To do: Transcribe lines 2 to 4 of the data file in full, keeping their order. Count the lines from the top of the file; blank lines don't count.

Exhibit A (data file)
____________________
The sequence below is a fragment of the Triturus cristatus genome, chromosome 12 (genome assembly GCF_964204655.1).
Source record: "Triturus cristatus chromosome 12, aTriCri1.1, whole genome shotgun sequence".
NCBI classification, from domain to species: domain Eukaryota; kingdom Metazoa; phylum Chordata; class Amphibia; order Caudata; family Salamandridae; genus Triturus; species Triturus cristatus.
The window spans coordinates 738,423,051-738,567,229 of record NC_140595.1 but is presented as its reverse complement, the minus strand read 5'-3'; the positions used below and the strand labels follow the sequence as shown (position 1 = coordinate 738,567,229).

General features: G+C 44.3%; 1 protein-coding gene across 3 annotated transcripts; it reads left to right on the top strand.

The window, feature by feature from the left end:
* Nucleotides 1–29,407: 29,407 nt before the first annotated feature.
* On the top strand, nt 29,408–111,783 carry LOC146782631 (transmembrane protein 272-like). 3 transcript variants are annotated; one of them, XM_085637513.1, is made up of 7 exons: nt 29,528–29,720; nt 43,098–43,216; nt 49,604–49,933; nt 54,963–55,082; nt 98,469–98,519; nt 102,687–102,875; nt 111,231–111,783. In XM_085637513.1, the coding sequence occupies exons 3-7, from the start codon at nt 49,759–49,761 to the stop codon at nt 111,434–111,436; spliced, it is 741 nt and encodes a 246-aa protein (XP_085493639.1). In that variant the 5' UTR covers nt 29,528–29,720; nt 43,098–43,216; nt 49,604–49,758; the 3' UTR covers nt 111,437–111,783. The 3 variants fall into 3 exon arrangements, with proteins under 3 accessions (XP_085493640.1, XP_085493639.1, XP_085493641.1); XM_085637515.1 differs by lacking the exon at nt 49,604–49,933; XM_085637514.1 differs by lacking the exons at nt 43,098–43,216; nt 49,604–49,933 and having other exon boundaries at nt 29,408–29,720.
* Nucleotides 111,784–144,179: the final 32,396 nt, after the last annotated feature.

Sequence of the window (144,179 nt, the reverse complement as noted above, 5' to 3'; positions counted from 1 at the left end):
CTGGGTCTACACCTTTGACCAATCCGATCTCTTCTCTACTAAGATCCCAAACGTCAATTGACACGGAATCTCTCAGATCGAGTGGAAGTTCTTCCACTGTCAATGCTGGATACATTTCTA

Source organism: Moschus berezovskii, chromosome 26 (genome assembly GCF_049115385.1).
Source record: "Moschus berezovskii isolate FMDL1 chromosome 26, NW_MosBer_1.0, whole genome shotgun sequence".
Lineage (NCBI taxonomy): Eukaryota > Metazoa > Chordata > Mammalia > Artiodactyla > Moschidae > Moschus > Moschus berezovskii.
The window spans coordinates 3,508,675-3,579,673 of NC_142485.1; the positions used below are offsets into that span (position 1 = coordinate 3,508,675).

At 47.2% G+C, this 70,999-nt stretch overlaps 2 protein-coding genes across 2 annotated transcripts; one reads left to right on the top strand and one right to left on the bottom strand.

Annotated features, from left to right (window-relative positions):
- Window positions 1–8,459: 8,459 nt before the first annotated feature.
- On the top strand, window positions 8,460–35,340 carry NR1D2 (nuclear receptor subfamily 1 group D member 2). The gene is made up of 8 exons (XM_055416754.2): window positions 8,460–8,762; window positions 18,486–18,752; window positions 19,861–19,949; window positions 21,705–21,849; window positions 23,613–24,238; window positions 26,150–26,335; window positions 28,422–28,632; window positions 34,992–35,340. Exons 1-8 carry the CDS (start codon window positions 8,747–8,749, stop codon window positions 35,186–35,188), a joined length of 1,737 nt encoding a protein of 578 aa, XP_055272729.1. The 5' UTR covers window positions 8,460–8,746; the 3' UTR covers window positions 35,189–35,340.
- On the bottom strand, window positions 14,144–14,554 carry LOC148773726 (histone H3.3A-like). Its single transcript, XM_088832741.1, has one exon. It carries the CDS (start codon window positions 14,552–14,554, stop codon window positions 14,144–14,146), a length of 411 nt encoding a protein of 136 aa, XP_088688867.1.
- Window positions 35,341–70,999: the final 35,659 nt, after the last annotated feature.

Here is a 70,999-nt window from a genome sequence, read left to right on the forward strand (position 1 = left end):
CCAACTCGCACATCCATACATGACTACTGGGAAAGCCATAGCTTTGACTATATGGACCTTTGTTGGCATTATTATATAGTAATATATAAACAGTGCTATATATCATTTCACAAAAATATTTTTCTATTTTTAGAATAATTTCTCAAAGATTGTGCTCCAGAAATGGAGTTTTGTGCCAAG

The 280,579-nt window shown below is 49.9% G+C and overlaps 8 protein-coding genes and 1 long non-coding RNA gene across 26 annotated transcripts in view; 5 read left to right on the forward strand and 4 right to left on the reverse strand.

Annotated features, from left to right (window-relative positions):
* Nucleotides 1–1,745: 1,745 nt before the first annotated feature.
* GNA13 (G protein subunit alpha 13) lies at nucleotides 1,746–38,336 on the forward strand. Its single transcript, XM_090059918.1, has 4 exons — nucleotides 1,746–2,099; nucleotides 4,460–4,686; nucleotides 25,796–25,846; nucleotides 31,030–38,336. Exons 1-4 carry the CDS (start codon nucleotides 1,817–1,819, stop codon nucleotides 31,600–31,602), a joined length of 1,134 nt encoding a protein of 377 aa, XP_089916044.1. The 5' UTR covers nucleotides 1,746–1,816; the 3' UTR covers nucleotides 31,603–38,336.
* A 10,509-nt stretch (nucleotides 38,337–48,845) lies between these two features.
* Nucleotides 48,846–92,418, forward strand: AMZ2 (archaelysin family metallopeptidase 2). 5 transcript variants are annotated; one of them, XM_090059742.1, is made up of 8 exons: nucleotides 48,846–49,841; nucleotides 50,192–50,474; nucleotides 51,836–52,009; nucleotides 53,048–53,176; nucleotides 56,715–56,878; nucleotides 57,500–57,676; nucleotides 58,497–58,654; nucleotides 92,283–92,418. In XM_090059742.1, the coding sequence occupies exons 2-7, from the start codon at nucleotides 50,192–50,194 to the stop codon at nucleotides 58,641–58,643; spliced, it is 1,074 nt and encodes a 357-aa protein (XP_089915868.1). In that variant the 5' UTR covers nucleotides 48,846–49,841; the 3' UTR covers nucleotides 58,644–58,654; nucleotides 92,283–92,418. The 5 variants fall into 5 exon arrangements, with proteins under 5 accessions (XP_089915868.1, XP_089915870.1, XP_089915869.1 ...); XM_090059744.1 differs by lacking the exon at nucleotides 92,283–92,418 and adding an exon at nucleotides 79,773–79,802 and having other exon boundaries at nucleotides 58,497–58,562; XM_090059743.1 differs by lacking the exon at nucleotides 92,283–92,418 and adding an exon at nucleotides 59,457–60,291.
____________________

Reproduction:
Source record: "Triturus cristatus chromosome 12, aTriCri1.1, whole genome shotgun sequence".
NCBI classification, from domain to species: domain Eukaryota; kingdom Metazoa; phylum Chordata; class Amphibia; order Caudata; family Salamandridae; genus Triturus; species Triturus cristatus.
The window spans coordinates 738,423,051-738,567,229 of record NC_140595.1 but is presented as its reverse complement, the minus strand read 5'-3'; the positions used below and the strand labels follow the sequence as shown (position 1 = coordinate 738,567,229).